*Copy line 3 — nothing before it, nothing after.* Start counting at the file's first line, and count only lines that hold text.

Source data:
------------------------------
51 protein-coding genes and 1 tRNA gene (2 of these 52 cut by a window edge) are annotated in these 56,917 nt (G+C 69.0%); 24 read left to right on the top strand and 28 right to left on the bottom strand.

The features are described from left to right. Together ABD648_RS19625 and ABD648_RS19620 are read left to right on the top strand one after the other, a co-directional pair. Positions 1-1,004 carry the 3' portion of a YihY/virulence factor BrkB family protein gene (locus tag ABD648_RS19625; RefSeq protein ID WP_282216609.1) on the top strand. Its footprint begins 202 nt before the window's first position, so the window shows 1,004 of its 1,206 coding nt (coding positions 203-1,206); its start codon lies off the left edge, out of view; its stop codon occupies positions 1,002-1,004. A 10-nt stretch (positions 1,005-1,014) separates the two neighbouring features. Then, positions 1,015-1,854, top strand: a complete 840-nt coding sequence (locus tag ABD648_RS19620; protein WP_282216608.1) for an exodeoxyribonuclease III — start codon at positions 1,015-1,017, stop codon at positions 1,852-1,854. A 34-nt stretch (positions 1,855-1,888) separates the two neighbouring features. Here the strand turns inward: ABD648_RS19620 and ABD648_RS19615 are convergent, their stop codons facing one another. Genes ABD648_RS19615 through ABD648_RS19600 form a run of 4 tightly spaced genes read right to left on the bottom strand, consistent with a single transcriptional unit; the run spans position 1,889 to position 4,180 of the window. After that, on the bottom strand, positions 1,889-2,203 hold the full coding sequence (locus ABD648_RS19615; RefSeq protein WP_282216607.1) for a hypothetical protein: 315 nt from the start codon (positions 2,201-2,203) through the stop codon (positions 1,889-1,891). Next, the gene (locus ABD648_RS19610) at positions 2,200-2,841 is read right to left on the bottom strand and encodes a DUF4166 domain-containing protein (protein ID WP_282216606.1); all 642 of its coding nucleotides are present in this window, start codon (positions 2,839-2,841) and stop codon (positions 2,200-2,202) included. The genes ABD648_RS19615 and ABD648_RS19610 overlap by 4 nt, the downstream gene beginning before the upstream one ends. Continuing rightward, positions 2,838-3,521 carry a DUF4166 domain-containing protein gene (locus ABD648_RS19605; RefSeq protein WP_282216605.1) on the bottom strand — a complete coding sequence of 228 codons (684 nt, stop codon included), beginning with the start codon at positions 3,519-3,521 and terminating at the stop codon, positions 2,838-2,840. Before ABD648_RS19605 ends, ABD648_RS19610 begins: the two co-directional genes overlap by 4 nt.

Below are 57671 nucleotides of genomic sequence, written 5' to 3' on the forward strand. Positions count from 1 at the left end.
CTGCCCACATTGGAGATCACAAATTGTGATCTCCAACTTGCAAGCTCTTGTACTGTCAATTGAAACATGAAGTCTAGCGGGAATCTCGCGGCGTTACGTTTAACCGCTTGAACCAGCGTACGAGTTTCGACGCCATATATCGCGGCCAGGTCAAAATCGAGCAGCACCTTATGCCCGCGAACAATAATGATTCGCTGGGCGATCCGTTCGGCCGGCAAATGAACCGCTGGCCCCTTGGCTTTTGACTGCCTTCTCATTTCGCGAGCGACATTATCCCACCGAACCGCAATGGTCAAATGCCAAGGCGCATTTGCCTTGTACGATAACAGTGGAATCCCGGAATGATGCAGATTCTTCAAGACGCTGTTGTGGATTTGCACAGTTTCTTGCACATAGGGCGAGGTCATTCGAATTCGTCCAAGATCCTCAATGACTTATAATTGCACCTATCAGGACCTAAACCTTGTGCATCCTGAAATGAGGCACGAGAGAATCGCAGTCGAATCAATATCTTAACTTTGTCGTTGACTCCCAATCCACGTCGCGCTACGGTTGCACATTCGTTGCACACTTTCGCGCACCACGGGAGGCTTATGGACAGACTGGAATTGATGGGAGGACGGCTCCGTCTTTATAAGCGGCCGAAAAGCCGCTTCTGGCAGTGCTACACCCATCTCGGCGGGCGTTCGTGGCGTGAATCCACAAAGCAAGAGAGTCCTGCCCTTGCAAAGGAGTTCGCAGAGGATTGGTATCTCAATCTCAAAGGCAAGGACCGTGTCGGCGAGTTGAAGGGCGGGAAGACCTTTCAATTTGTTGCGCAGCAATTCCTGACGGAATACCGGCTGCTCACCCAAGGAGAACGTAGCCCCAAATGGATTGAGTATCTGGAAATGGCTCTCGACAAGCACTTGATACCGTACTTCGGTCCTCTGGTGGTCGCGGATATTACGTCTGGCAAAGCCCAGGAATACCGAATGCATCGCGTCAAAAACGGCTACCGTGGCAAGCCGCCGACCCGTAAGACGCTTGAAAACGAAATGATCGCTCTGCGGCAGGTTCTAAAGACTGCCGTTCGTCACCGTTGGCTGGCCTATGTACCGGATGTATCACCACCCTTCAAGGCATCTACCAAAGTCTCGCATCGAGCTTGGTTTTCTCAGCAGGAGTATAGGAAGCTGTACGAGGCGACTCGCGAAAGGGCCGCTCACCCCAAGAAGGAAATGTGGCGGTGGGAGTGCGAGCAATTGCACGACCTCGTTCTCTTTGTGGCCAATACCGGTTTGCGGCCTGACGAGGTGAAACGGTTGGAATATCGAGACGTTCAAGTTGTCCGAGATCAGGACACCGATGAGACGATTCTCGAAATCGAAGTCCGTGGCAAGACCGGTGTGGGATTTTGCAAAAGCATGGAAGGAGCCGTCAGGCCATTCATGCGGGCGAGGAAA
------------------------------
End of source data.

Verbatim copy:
Below are 57671 nucleotides of genomic sequence, written 5' to 3' on the forward strand. Positions count from 1 at the left end.